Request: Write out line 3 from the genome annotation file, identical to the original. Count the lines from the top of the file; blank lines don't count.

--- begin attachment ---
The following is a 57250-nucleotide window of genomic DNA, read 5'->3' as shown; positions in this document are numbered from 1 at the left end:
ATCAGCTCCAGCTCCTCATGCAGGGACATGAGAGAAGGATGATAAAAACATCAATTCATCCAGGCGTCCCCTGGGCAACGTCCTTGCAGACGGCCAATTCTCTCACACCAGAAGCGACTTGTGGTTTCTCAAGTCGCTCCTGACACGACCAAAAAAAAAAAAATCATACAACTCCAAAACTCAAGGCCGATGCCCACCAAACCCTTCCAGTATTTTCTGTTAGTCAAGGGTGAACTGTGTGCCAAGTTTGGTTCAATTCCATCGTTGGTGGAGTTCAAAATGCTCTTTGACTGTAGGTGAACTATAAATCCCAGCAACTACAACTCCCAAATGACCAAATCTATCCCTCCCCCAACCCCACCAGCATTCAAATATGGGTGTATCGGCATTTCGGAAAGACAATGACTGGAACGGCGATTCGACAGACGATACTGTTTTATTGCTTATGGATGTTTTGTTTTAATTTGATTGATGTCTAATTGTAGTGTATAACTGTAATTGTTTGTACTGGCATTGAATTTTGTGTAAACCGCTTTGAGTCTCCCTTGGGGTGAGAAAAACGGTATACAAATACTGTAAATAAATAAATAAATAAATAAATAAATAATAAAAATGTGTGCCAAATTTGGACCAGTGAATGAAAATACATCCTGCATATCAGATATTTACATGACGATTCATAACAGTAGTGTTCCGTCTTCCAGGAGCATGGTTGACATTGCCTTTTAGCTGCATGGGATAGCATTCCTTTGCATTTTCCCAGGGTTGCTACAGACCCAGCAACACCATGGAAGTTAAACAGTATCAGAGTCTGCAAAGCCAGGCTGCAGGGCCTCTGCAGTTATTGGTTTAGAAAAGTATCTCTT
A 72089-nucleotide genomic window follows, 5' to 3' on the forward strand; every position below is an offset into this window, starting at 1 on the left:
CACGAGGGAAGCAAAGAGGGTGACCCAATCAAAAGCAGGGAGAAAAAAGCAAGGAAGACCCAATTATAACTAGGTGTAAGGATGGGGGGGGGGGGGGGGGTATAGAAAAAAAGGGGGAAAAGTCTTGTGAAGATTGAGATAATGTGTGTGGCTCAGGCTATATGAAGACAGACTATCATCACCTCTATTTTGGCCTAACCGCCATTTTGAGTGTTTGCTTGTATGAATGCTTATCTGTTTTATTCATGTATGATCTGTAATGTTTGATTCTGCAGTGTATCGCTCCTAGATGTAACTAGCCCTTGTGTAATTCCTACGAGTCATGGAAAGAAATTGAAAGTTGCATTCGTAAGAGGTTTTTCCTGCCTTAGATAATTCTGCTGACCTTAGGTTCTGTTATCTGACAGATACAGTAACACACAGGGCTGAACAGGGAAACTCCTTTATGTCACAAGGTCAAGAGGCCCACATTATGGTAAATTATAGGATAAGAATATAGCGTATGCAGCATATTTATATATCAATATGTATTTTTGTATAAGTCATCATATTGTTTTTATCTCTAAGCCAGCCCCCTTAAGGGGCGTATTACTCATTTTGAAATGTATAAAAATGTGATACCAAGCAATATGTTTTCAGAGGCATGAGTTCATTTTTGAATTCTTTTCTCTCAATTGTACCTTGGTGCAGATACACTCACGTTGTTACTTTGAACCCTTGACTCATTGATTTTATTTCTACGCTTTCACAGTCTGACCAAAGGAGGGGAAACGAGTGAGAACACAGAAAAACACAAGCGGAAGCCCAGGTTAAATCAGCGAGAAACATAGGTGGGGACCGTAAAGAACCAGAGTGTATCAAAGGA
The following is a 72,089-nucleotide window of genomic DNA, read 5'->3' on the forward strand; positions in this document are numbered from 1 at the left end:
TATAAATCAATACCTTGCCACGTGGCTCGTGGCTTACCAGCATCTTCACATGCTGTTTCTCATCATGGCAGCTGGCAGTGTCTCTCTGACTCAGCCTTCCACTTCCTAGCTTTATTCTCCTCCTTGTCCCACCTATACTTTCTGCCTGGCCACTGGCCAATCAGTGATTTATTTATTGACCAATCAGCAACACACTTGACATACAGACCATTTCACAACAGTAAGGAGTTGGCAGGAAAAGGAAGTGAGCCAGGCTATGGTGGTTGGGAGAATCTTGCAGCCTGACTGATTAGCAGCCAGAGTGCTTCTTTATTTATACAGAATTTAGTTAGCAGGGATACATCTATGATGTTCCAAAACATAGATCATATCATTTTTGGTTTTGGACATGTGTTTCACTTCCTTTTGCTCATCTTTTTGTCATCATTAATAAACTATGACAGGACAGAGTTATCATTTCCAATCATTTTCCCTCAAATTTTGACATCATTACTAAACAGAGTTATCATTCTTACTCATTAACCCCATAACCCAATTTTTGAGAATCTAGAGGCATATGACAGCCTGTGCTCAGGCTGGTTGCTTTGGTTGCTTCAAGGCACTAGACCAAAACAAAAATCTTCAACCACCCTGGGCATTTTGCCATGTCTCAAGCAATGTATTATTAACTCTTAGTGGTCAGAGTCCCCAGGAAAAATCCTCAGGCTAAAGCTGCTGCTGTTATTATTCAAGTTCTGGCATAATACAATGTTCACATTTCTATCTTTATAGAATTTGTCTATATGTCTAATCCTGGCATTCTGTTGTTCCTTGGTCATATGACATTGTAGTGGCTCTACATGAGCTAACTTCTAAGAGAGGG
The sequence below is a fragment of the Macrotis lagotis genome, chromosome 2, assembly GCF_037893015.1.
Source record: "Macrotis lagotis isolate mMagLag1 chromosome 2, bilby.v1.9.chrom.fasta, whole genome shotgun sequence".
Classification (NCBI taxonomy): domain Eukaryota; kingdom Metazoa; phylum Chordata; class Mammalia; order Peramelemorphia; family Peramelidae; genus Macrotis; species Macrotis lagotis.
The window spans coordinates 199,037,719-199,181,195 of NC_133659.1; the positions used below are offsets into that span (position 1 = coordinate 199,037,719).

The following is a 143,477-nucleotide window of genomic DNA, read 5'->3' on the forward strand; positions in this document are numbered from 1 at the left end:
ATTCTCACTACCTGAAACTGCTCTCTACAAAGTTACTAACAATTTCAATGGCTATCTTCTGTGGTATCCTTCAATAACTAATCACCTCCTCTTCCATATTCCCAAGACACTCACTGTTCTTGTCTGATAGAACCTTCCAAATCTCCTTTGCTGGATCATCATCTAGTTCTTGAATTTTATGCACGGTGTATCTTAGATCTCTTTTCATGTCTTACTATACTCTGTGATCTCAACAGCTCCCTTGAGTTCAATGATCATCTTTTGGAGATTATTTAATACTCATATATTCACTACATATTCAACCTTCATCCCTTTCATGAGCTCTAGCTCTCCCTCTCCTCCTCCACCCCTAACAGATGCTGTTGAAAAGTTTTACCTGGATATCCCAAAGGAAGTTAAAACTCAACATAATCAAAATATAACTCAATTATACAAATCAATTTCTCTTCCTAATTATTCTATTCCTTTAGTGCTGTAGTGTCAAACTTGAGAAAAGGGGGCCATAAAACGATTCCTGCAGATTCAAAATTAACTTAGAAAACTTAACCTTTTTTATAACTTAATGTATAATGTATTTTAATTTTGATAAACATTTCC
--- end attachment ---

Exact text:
A 72089-nucleotide genomic window follows, 5' to 3' on the forward strand; every position below is an offset into this window, starting at 1 on the left: